RSA’s combined ratio increase puts it on par with Aviva
Commercial lines continues to be a thorn in UK general insurers’ sides as RSA slipped into loss-making territory, putting it on par with Aviva for the first half of the year.
Aviva’s commercial combined operating ratio (COR) remained steady at 101%. A five percentage point deterioration in commercial property offset improvements elsewhere such as in commercial motor. Meanwhile, RSA’s 1.1 point increase in commercial COR pushed its commercial performance into a loss-making territory at 100.8%.
RSA suffered from a 9.5 point deterioration in its commercial liability COR, which dampened the effect of the 12.3 point improvement in the commercial property ratio, which now stands at 93.4%.
The UK chief executives of both firms have vowed to take more action to improve profitability in commercial lines.
While praising his company’s five point reduction in commercial motor combined ratio, Aviva UK and Ireland general insurance chief executive Robin Spencer said: “The class of business we would like to have seen more progress on was the commercial property account.”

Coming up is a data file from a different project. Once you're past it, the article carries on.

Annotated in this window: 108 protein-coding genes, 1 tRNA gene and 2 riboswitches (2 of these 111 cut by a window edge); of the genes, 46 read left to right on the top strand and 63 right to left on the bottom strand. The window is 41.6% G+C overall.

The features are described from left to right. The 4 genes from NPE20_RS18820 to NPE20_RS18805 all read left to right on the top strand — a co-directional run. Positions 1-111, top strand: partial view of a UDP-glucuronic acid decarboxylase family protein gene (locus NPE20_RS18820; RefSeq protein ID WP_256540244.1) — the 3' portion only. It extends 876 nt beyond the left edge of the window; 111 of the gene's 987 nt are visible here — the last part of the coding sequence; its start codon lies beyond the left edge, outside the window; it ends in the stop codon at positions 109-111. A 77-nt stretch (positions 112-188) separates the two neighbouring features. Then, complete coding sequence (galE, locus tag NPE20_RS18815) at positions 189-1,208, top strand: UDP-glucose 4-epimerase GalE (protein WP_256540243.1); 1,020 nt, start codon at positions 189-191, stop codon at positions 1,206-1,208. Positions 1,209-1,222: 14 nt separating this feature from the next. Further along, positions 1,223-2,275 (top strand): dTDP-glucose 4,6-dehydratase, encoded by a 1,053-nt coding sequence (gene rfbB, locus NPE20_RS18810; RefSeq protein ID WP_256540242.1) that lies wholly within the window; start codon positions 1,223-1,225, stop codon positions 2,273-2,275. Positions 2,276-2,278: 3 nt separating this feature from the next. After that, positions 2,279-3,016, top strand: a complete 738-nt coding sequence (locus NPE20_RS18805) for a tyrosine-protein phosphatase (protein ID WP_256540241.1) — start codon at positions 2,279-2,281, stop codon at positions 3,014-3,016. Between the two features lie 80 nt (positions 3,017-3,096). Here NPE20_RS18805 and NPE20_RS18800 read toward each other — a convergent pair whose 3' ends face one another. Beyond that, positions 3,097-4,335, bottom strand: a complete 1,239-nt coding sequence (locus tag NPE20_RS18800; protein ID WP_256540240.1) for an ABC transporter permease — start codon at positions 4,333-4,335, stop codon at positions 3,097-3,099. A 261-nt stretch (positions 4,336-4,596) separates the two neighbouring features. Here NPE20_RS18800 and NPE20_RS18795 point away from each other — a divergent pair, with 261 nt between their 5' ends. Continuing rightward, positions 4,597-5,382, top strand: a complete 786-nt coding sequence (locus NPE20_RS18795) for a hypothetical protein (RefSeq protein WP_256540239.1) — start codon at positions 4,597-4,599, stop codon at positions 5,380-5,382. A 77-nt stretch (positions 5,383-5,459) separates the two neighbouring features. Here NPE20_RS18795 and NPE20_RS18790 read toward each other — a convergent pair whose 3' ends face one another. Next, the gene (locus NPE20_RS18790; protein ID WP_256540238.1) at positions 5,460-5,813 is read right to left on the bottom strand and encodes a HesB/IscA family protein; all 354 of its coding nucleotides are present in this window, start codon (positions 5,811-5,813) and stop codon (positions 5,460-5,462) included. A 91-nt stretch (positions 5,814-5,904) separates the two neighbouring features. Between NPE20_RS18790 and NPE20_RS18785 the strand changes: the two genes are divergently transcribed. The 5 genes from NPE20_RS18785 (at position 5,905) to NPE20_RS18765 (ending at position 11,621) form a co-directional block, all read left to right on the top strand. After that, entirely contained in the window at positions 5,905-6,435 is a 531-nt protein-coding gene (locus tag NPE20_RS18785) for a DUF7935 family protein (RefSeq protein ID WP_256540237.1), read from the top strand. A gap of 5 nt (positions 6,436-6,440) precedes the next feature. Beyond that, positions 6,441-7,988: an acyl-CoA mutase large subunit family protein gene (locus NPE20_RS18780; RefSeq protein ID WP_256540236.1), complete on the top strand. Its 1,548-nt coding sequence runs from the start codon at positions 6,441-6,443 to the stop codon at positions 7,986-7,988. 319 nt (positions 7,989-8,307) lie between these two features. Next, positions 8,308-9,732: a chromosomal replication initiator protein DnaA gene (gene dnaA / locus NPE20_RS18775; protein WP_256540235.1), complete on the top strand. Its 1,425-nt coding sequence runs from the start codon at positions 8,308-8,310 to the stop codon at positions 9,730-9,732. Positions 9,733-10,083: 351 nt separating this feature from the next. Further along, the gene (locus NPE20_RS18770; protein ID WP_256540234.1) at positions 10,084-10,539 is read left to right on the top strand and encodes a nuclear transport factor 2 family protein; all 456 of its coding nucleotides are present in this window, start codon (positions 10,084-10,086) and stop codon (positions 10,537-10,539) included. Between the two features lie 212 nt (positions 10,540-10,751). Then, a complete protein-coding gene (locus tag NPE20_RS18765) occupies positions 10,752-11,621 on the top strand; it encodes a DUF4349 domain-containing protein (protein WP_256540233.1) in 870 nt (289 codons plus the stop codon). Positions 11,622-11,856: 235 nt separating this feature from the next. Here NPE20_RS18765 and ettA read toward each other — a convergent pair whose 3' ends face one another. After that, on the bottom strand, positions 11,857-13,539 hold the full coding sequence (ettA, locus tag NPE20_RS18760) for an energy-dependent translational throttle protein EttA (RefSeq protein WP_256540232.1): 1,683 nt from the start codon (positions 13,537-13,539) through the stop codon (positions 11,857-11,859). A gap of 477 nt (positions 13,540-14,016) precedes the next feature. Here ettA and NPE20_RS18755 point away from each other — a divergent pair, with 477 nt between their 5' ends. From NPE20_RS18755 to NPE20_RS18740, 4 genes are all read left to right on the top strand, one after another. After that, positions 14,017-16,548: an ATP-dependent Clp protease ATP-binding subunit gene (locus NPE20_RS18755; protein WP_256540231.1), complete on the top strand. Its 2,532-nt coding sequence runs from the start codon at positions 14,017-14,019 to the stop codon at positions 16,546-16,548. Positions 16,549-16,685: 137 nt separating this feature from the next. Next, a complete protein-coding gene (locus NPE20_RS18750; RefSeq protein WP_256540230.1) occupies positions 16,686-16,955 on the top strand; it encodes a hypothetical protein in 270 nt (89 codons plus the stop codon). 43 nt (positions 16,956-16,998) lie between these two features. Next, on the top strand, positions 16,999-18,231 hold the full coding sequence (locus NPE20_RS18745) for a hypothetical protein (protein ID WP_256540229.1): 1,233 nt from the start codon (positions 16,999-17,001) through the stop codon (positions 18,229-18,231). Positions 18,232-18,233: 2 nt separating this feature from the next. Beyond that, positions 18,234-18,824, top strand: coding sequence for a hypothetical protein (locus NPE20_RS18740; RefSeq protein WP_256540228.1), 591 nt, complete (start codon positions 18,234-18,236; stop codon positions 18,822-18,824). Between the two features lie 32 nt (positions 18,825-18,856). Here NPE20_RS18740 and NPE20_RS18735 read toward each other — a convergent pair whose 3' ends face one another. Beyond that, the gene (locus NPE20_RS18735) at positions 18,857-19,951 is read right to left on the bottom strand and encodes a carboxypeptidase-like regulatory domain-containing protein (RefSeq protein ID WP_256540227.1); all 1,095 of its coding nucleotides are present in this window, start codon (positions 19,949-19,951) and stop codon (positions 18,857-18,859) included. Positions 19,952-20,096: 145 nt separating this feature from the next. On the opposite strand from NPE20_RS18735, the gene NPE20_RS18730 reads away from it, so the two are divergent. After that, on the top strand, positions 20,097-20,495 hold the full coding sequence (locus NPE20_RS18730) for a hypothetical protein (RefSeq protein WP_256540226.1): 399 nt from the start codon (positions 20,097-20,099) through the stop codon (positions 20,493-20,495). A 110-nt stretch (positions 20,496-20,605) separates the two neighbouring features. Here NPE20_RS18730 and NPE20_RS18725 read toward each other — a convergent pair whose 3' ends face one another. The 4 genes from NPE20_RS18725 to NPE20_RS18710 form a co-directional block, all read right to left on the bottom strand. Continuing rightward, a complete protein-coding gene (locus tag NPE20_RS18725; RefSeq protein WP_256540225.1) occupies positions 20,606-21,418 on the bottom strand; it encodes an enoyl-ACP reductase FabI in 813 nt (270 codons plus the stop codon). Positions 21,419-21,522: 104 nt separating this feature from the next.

RSA UK and western Europe chief executive Adrian Brown said, despite his company’s 12.3 point commercial property improvement, “I’m not declaring victory on commercial property.”
Brown explained that RSA’s commercial property book was improving thanks to re-underwriting, rate hikes and a change in reinsurance purchase, but he noted the first half 2012 result had been flattered to an extent by one-off benefits such as reserve-releases from prior years.
He added: “There is still more work to do on commercial property and the underlying result is not as positive as 93%. My view is still that commercial property in the UK is underpriced by 10%.”
There is some pessimism that commercial lines prices will rise in the current economic climate. While Ageas UK improved its commercial combined ratio to 100% in the first half of 2012, compared to 104.3% in the same period last year, chief executive Barry Smith said: “It is very difficult to find signs of rating improvement. There is a little bit in fleet and a little bit in commercial vehicle but broadly you wouldn’t say you’re seeing any rate increases in commercial.”